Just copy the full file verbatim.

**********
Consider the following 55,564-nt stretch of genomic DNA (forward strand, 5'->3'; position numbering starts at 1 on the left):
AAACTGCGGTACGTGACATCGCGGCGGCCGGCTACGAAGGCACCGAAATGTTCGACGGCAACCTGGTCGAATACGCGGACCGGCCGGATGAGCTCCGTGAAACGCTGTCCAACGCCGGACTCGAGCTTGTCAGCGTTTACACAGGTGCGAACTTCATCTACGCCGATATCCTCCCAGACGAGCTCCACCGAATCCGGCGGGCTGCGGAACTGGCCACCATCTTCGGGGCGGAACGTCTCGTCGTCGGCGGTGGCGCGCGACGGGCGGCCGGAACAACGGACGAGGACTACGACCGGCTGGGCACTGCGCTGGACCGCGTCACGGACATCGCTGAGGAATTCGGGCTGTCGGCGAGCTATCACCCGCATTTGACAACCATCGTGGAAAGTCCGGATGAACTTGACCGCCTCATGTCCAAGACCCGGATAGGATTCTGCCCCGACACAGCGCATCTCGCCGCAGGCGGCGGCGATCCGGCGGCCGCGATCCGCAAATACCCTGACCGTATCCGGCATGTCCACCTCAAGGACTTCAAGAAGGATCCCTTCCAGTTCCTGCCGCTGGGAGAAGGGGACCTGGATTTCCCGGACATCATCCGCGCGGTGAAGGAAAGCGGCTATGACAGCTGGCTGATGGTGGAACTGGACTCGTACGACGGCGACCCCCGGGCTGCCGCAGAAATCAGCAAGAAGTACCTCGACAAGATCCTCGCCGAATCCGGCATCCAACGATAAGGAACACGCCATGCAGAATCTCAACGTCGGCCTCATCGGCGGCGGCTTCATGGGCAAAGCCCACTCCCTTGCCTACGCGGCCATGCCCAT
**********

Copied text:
Consider the following 55,564-nt stretch of genomic DNA (forward strand, 5'->3'; position numbering starts at 1 on the left):
AAACTGCGGTACGTGACATCGCGGCGGCCGGCTACGAAGGCACCGAAATGTTCGACGGCAACCTGGTCGAATACGCGGACCGGCCGGATGAGCTCCGTGAAACGCTGTCCAACGCCGGACTCGAGCTTGTCAGCGTTTACACAGGTGCGAACTTCATCTACGCCGATATCCTCCCAGACGAGCTCCACCGAATCCGGCGGGCTGCGGAACTGGCCACCATCTTCGGGGCGGAACGTCTCGTCGTCGGCGGTGGCGCGCGACGGGCGGCCGGAACAACGGACGAGGACTACGACCGGCTGGGCACTGCGCTGGACCGCGTCACGGACATCGCTGAGGAATTCGGGCTGTCGGCGAGCTATCACCCGCATTTGACAACCATCGTGGAAAGTCCGGATGAACTTGACCGCCTCATGTCCAAGACCCGGATAGGATTCTGCCCCGACACAGCGCATCTCGCCGCAGGCGGCGGCGATCCGGCGGCCGCGATCCGCAAATACCCTGACCGTATCCGGCATGTCCACCTCAAGGACTTCAAGAAGGATCCCTTCCAGTTCCTGCCGCTGGGAGAAGGGGACCTGGATTTCCCGGACATCATCCGCGCGGTGAAGGAAAGCGGCTATGACAGCTGGCTGATGGTGGAACTGGACTCGTACGACGGCGACCCCCGGGCTGCCGCAGAAATCAGCAAGAAGTACCTCGACAAGATCCTCGCCGAATCCGGCATCCAACGATAAGGAACACGCCATGCAGAATCTCAACGTCGGCCTCATCGGCGGCGGCTTCATGGGCAAAGCCCACTCCCTTGCCTACGCGGCCATGCCCAT